Prop Zero
The Starting Point for Commentary and Coverage of California Politics

Could a 70 Percent Tuition Increase Be in UC's Future?

Email
|
Print

    NEWSLETTERS

    UC Berkeley
    UC President Mark Yudof during an address at UC Berkeley

    At the University of California, there's a rule of thumb: for every $100 million that the university system loses in public support, fees (now being called tuition) goes up by 7 percent.

    So let's do some facile math. With Gov. Brown proposing to cut $500 million from UC (a 20 percent cut in state support for UC), that could result in a 35 percent fee/tuition increase. UC officials say they won't increase fees now and will look to make cuts. But bank on the fact that in the long-term, the piper must be paid.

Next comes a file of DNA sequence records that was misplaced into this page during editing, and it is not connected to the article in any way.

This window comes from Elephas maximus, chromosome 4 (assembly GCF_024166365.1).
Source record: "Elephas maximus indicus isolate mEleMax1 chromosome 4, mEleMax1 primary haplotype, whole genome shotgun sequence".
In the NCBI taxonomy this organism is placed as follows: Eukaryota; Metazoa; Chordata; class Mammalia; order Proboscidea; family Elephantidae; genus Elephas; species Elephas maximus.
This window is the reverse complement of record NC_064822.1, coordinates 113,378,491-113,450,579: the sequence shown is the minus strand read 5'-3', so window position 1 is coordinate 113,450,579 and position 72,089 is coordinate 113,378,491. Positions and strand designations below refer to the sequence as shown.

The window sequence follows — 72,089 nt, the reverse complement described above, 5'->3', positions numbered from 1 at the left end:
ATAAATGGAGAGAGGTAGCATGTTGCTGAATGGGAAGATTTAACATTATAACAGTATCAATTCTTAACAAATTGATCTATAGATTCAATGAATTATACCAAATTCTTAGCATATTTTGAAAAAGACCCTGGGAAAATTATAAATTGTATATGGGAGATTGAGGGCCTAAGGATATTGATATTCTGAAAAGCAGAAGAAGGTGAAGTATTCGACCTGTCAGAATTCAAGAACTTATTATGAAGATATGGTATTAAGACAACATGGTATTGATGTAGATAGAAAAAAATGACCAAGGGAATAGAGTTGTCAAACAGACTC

And 35 percent may not be enough: UC President Mark Yudof gave an extensive interview to the LA Times this weekend in which he said the $500 million cut actually creates a $1 billion hole in the state budget. If that's true and the math is right, does that mean UC students will see a 70 percent fee increase in the future?

    That amounts to a big tax increase on California families. As a candidate, Gov. Brown promised that taxes wouldn't be raised without voter approval. By that logic and math, shouldn't these fee/tuition increases be put to the people?